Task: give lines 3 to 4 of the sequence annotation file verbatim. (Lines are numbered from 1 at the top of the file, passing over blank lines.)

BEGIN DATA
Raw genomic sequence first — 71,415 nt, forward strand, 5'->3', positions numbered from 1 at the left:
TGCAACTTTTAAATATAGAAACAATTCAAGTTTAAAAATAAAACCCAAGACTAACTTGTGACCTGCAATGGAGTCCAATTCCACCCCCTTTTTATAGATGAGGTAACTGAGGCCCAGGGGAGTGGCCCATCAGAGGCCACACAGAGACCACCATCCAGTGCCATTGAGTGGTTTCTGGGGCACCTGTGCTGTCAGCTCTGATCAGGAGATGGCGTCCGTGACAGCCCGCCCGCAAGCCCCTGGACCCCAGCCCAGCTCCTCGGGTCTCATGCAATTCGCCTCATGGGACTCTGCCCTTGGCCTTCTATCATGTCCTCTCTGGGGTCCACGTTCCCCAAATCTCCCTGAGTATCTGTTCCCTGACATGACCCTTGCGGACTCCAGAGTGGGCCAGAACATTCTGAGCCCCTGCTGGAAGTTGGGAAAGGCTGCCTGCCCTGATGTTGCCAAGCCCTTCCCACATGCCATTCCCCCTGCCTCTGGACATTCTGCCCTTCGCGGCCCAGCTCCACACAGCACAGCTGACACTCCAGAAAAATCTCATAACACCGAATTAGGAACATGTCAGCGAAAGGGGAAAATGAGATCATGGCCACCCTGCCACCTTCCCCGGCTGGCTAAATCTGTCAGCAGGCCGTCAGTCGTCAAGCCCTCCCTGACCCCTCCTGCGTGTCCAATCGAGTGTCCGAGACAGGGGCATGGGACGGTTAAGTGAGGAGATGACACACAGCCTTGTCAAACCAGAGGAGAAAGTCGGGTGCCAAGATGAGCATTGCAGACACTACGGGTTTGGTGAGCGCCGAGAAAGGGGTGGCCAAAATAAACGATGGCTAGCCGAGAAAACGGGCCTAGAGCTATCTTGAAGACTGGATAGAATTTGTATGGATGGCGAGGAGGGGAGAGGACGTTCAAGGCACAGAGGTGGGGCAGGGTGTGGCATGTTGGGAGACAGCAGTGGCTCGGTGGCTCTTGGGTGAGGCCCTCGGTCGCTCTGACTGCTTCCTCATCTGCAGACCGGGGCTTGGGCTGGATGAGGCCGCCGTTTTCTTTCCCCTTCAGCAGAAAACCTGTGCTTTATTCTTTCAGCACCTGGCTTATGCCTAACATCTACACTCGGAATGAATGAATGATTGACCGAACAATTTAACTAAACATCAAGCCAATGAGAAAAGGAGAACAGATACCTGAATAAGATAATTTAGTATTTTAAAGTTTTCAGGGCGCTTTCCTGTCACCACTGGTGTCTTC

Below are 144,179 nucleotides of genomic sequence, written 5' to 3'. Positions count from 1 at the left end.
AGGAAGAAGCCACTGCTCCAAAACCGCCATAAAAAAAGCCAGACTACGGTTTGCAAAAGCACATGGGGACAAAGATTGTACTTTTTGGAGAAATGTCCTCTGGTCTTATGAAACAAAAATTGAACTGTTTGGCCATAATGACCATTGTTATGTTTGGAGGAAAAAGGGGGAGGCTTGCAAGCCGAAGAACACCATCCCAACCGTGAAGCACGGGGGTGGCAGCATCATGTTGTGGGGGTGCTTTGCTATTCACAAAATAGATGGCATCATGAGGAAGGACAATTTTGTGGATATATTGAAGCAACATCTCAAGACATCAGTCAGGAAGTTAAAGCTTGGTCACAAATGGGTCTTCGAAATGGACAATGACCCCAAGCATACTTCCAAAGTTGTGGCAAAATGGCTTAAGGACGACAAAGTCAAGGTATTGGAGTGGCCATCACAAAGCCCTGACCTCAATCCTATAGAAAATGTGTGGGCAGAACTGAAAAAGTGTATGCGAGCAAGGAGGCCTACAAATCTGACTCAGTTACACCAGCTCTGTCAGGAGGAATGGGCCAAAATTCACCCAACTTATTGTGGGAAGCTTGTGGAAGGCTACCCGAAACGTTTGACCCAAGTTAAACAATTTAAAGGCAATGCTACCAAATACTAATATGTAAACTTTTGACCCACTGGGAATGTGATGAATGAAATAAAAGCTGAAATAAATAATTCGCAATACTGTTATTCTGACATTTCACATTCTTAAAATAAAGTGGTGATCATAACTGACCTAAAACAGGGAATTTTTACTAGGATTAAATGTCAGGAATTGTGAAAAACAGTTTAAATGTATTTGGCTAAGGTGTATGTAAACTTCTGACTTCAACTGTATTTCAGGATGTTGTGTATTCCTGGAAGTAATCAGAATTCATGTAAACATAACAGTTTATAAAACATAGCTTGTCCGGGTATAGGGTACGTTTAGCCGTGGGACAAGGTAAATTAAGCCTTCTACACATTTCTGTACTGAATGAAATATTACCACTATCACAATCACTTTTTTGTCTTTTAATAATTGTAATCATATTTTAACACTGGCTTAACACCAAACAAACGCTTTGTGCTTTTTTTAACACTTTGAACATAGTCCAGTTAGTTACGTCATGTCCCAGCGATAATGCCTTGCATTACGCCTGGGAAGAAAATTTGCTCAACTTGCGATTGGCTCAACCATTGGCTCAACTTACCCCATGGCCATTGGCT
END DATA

Below are 144,179 nucleotides of genomic sequence, written 5' to 3'. Positions count from 1 at the left end.
AGGAAGAAGCCACTGCTCCAAAACCGCCATAAAAAAAGCCAGACTACGGTTTGCAAAAGCACATGGGGACAAAGATTGTACTTTTTGGAGAAATGTCCTCTGGTCTTATGAAACAAAAATTGAACTGTTTGGCCATAATGACCATTGTTATGTTTGGAGGAAAAAGGGGGAGGCTTGCAAGCCGAAGAACACCATCCCAACCGTGAAGCACGGGGGTGGCAGCATCATGTTGTGGGGGTGCTTTGCTATTCACAAAATAGATGGCATCATGAGGAAGGACAATTTTGTGGATATATTGAAGCAACATCTCAAGACATCAGTCAGGAAGTTAAAGCTTGGTCACAAATGGGTCTTCGAAATGGACAATGACCCCAAGCATACTTCCAAAGTTGTGGCAAAATGGCTTAAGGACGACAAAGTCAAGGTATTGGAGTGGCCATCACAAAGCCCTGACCTCAATCCTATAGAAAATGTGTGGGCAGAACTGAAAAAGTGTATGCGAGCAAGGAGGCCTACAAATCTGACTCAGTTACACCAGCTCTGTCAGGAGGAATGGGCCAAAATTCACCCAACTTATTGTGGGAAGCTTGTGGAAGGCTACCCGAAACGTTTGACCCAAGTTAAACAATTTAAAGGCAATGCTACCAAATACTAATATGTAAACTTTTGACCCACTGGGAATGTGATGAATGAAATAAAAGCTGAAATAAATAATTCGCAATACTGTTATTCTGACATTTCACATTCTTAAAATAAAGTGGTGATCATAACTGACCTAAAACAGGGAATTTTTACTAGGATTAAATGTCAGGAATTGTGAAAAACAGTTTAAATGTATTTGGCTAAGGTGTATGTAAACTTCTGACTTCAACTGTATTTCAGGATGTTGTGTATTCCTGGAAGTAATCAGAATTCATGTAAACATAACAGTTTATAAAACATAGCTTGTCCGGGTATAGGGTACGTTTAGCCGTGGGACAAGGTAAATTAAGCCTTCTACACATTTCTGTACTGAATGAAATATTACCACTATCACAATCACTTTTTTGTCTTTTAATAATTGTAATCATATTTTAACACTGGCTTAACACCAAACAAACGCTTTGTGCTTTTTTTAACACTTTGAACATAGTCCAGTTAGTTACGTCATGTCCCAGCGATAATGCCTTGCATTACGCCTGGGAAGAAAATTTGCTCAACTTGCGATTGGCTCAACCATTGGCTCAACTTACCCCATGGCCATTGGCT